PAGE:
The Kabul Times.
Editorial

Peace talks shouldn’t mean returning to dark era

Undated Handout picture of U.S., Taliban and Qatar officials during a meeting for peace talks in Doha, Qatar. Qatari Foreign Ministry/Handout via REUTERS ATTENTION EDITORS - THIS PICTURE WAS PROVIDED BY A THIRD PARTY

A top US Senator Lindsey Graham has once again warned that American pulling troops out of Afghanistan would lead to “another 9/11”, saying that America cannot “outsource” its national security to the Taliban.
Graham issued a similar warning ahead of US President Donald Trump meeting with his security advisors last month where they discussed issues around a possible peace deal with the Taliban – the militant group which is seeking the withdrawal of all US forces from Afghanistan in exchange for ceasefire and intra-Afghan negotiations.
“If we left tomorrow, the Taliban cannot be trusted to take care of ISIS [Daesh] and al-Qaeda,” Graham said in an interview with Fox News on Saturday. “They don’t have the capability. So, when you ask our intelligence community…what would happen to America if we withdrew all of our forces. They tell us without any hesitation it would lead to another 9/11 in a matter of time,” Graham said in the interview.
This comes as the ninth round of the negotiations between the US and the Taliban on Saturday. The sources said the two sides will sign the peace deal within the next few days which will be followed by intra-Afghan negotiations.
There is no doubt that Afghan forces are capable to fight Taliban insurgents across the country and they have foiled most of the group’s threats and insurgency campaign in many provinces of the country. meanwhile the forces are in front line of war on terror and not only fighting for peace in the country, but also for the stability of the whole region.
Therefore, the US forces withdrawal should be conditions-based and do not allow the insurgents to once again threaten the security of the whole world. Afghan forces will remain defiant in the face of terrorism, but counter-terrorism efforts require a sustained global response since only a zero-tolerance approach, based on cooperation among all States, will achieve success.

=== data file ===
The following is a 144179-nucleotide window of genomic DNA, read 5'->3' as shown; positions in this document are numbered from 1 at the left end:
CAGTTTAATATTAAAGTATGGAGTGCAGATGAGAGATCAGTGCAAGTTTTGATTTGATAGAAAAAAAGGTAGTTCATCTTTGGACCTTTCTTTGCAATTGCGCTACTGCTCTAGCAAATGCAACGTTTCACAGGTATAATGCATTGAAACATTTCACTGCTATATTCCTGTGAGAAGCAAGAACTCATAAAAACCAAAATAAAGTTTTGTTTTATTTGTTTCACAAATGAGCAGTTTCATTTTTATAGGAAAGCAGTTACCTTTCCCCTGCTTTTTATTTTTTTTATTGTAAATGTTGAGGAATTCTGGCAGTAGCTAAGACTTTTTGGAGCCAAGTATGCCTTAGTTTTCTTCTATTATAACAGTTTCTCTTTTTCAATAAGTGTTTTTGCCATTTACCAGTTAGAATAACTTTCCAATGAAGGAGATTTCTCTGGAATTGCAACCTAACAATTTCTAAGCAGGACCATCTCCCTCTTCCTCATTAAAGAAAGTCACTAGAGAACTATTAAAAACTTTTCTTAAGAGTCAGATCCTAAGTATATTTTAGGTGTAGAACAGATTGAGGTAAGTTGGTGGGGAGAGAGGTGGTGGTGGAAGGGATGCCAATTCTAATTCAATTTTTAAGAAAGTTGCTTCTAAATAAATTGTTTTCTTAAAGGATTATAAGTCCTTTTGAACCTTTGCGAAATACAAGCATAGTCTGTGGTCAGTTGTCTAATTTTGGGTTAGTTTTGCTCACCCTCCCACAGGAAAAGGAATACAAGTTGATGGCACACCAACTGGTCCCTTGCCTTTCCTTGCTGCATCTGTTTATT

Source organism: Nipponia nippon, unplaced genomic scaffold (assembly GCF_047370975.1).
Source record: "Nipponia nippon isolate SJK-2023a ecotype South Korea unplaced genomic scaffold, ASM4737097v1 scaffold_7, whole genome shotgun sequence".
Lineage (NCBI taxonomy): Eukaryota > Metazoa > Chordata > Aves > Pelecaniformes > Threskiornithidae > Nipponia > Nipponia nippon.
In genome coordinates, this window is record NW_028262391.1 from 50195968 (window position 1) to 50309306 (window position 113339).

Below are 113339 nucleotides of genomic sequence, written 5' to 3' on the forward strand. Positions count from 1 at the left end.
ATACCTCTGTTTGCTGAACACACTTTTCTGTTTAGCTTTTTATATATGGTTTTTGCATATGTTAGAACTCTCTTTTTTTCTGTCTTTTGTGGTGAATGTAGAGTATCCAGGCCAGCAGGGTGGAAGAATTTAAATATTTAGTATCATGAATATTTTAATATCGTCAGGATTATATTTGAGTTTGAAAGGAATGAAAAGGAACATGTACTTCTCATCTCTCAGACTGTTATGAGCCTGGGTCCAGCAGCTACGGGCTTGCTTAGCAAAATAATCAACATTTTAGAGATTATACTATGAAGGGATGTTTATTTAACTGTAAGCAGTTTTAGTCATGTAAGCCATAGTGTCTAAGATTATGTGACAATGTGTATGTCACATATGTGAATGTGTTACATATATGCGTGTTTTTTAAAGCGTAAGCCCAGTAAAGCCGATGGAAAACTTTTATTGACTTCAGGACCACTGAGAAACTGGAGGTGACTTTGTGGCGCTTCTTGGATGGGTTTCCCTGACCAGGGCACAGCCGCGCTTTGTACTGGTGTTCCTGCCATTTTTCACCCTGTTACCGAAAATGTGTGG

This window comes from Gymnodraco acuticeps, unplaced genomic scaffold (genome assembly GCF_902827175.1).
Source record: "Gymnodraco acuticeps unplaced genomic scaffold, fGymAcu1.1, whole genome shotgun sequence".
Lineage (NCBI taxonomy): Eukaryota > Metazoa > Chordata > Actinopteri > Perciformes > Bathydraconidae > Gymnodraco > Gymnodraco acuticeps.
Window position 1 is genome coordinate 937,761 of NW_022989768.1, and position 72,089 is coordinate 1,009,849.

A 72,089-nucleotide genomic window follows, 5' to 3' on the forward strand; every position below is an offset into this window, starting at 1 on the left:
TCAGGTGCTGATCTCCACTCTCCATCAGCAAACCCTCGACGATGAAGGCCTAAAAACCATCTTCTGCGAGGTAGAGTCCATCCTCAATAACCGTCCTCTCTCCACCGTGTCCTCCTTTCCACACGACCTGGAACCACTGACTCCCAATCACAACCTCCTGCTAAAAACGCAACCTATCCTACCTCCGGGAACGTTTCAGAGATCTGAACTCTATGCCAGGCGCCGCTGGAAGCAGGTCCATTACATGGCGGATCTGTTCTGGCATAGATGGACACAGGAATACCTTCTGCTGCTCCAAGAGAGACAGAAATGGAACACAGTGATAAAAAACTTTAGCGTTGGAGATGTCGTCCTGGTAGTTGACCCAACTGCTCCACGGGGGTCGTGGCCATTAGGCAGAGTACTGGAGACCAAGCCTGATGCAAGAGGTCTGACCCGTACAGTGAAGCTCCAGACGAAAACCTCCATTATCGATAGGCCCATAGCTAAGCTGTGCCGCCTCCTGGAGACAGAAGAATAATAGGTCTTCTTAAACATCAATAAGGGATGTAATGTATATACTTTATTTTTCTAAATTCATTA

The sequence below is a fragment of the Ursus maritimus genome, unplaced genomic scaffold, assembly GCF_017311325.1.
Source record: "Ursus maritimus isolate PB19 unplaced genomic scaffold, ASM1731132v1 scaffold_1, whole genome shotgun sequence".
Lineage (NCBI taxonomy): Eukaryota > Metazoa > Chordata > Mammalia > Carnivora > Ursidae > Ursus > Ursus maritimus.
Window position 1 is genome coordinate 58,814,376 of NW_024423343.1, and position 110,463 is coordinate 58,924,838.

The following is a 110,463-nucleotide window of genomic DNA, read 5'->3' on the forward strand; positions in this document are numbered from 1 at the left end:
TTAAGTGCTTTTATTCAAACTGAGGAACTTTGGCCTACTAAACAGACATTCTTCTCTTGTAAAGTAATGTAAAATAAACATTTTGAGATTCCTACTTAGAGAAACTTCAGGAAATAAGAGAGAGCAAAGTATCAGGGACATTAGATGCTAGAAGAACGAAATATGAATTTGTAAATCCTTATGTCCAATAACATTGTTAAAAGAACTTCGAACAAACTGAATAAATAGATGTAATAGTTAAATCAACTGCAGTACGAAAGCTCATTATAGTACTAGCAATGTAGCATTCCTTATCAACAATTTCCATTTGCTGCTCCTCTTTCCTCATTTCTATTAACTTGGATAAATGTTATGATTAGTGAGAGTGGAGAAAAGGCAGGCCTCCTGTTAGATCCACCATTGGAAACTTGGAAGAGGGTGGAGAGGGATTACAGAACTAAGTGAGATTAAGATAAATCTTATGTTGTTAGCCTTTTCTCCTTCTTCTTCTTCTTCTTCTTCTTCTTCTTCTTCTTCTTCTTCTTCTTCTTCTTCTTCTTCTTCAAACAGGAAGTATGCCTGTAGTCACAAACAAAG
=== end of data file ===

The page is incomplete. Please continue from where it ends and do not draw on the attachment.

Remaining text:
The enforcement of Security Council sanctions, outlined in resolutions 1988 (2011) and 1267 (1999), should no longer be compromised.  Afghanistan will continue to pursue a sequential peace process leading to dialogue between the Government and the Taliban. The country’s partners should see Afghanistan as a platform for regional and global cooperation, and not simply for mutual economic benefit. 
As a matter of fact, the war that was started in Afghanistan on the pretext of war against terrorism has not been able to eradicate terrorism; neither, it has been able to achieve anything worthwhile regarding nation-building the country. Therefore, billions of dollars that have been spent on Afghanistan have not been able to guarantee a safe and stable country.
But despite increasing insurgency, Afghanistan could have many achievements in many different spheres. The values and achievements that have come about were the product of tens of years of bellicose struggle that the Afghan people paid heavy cost to earn.
It is very clear that the Taliban group is not content with anything, but the closure of the human values enshrined in the current constitution of Afghanistan. Therefore, the only way for the people and the current government of Afghanistan is to stand against the illegitimate demands of the Taliban and to prevent from returning to the black era. We should not go back to the past under any circumstances and never submit everything to the Taliban.

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The Kabul Times.